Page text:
It’s the time of year when our yards start looking messy. Our suburban sense of order is ruined when flowers die and leaves fall. We feel like good citizens when we clean up our messy yards so that they look tidy and taken care of. These actions are taken to keep up with our human esthetic, however it stops the natural cycles that wildlife depend on. Since our yards are more critical than ever in helping sustain wildlife, we need to rethink our human desire to tidy up in order to help those critters and plants that benefit from the fallen leaves and dead plants.
Help Bees, Butterflies and Birds
Fallen leaves provide habitat to many insects and many butterflies over the winter. They live in the nooks and crannies over winter to emerge in the spring. Our birds are dependent on healthy insect populations to live and breed successfully. Massive bird declines are attributed to falling populations of insects. You can help the birds by what you do in your own yard.
Save Resources & Nourish the Soil by Mulching with Leaves
If you have small leaves you can put them intact in your flower beds. Larger leaves can be chopped up with a mulching mower and then put in the beds. It’s the cheapest mulch you can find and the leaves return nutrients to the soil as they decay. They also and help insulate surrounding plants from the cold. Too many leaves on the grass can be mulched back into the soil by running a mulching mower over them a couple of times. Saving these precious resources helps your garden, helps the environment, and reduces carbon and the expense of having trucks pick up leaves and take them away.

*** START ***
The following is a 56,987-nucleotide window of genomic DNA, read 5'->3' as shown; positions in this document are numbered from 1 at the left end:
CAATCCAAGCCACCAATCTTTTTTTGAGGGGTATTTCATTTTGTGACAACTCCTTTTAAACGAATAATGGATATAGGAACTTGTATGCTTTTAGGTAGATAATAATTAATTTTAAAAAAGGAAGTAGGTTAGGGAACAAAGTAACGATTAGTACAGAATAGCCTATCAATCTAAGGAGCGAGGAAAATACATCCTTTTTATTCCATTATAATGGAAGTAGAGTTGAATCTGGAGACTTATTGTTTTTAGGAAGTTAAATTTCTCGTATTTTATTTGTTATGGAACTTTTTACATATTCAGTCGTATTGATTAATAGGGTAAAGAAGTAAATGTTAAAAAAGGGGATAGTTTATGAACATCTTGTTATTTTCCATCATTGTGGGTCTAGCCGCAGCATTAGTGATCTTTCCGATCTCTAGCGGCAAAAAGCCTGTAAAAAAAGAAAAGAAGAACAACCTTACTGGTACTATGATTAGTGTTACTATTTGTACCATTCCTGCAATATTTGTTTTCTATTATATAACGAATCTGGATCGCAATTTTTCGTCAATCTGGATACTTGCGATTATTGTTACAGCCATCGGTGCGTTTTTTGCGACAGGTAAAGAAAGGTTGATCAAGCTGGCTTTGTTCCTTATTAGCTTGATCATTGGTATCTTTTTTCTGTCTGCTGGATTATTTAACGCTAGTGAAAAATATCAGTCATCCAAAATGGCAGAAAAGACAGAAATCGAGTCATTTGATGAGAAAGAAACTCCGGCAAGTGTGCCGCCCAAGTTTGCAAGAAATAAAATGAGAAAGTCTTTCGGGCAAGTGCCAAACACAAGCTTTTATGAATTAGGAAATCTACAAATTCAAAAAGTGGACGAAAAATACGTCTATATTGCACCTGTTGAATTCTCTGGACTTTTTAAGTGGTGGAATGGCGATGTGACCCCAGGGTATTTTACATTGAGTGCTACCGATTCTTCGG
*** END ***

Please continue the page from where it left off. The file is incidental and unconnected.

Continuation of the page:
Reduce Air & Noise Pollution by Ditching the Gas Powered Leaf Blowers
Raking leaves is good for you and for the environment. Gas powered blowers are extremely loud and desiccate the soil and living organisms. Humans are also negatively affected by the small particulate matters stirred up by blowers. The two- stroke engines are many times more harmful to the environment in terms of exhaust than our cars. Many landscape workers are putting their health at risk by tidying up our yards. If you have a yard service, ask them not to use blowers on your property. If you must use blowers investigate battery powered mowers which are less harmful to humans.
Supporting Nesting Sites
The last benefit to not tidying up your yard is to the pollinators who nest in the stems of dead plants. You can help the bees by only cutting your plants to 1 foot high and leaving the stems for them to nest in the next year.
Creating a New Expectation
We can change the way we expect to see yards by gardening not only for ourselves but for the wildlife in our neighborhoods. A more natural looking yard slightly messy mayCAN one day be a badge of honor.